While PCQandA might be quite young, the forum community is years old. The forum started out years back as the Win98 forum on Windows Magazine's website. It moved to PC911 where it survived Winmag's shut down. And, most recently, it moved to PCQandA. Without the great community of members that regularly stop by to share their knowledge and help each other, the forum wouldn't have lasted this long. To see some of your fellow forum members, check out the collage that Owbist put together. (Warning to dial-up users, the image is quite large and may take a few minutes to download.)
Unfortunately, on the morning of Saturday, August 9th, 2003, PCQandA lost a valuable forum member. Robert Lindsey (known in the forums as Tuff), lost a long battle with cancer. More information can be found on the Tuff Memorial page.
Born and raised in Germany, I am now living in California / Silicon Valley since 1993. For the last 10 years I have had various technical support engineer jobs in the computer network and security industry.
For about 5 years I managed the computer help site PC911 that this forum used to belong to.
In my spare time I enjoy various hobbies such as running, weight-lifting, Aikido, playing drums, competitive shooting, watching movies.
I'm Mike, 37 years old in Ontario Canada. My interests are computers, Linux, PCQandA, Science, Science Fiction, target shooting, good food (cheeseburgers!) and hiking in the woods, when I can pry my hands away from a keyboard.
I first got interested in computers early in 1995. I was taking a chemistry course at a local college and was required to use computers in the course. My first reaction was anger, I hated computers. All I had was this old 8086 clone running DOS 3 that I used to type up lab reports with the old Word Perfect. It was a hand-me-down from my Dad's business. It got so that I wasn't able to do what I needed on that old computer, and you couldn't just go to the college computer labs and get a seat whenever you felt the need, so I had to get one. I bought a Windows 95 computer. During the course of all that, I discovered that I really enjoyed working with computers ... a heck of a lot more than chemistry. From there, it was a steady progression to becoming a nerd. I started helping friends and family with their computers, I took courses and got A+ and MCSE certifications, and dabbled with Linux to hone Unix applicable skills.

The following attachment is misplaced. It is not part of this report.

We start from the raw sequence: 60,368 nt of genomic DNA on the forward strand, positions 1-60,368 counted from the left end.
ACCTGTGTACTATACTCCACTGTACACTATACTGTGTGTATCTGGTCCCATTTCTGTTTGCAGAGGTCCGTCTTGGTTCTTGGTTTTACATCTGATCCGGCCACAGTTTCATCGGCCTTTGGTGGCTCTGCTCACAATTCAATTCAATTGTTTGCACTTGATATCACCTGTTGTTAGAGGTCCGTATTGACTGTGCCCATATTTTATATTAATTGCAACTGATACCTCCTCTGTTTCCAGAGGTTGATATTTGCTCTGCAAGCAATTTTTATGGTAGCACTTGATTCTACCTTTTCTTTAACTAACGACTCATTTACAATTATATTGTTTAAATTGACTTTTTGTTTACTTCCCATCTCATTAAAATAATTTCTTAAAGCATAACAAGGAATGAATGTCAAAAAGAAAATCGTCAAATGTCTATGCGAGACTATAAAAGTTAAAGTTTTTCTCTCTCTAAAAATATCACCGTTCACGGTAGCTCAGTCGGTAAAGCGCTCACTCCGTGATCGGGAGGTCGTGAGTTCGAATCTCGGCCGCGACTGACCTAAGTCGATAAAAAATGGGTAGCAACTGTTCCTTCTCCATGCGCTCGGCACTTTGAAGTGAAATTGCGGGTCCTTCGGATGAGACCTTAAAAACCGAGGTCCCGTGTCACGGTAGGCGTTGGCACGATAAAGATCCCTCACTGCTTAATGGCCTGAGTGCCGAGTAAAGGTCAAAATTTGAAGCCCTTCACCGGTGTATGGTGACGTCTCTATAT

At one time I sought to find a good job somewhere in the IT field, but have since found it rewarding to work on my own, servicing computers in local homes and offices.
I was born and raised in Long Island, NY. (Ok, born in Queens, but I always thought of Queens as part of Long Island, not New York City.). I went to Hofstra University to major in physics, but rethought that after I hit into Quantum Mechanics. After getting my bachlor's degree in Computer Science from Hofstra, I went to work for Windows Magazine. I survived the shutdown of Windows Magazine as CMP Media turned it from a print magazine into a web-only magazine. In the fall of 1999, I met Beth in a Yahoo chat room (and quickly got her hooked on the then-PC911 forum ). After asking Beth to marry me, I moved to Albany to be closer to her. I continued to work for Winmag.com out of my apartment until CMP decided to shut down the website. Currently, I work for Northeast Health in Troy, NY. In my spare time, I run Jason's Toolbox (where I have some free applications and scripts), PCQandA, and work on the Shooting For A Cause project. I enjoy photography and cooking. I also love playing with my two sons whenever I have the chance.
Unlike most of the team members, I have never built my own computer. However, I am slowly replacing some of the original components of my computer and finally bought my own set of screwdrivers.
I'm in my early 50's and have been in the Houston, Texas area for over 25 years. I haven't had a paying job in over 10 years; my last job was help-desk support for a small group of users on a mini-mainframe. Besides the hand-holding with users, the job involved writing "how to" manuals from a new-to-computers point of view. I have been around computers for a long time; it was so exciting when typewriter-like terminal mainframe access was upgraded from 110 baud to 300 baud. When I started working in the mini-mainframe support group, there were screens, but they were dumb terminals, that is, all program and data were stored on the main computer.
When I quit work, PC's were just starting to appear in the office. When husband and I bought a PC, I had to learn DOS and programs on my own with a little help from my friends. Needless to say, I have learned Windows and associated programs on my own, but with a lot of help from my friends.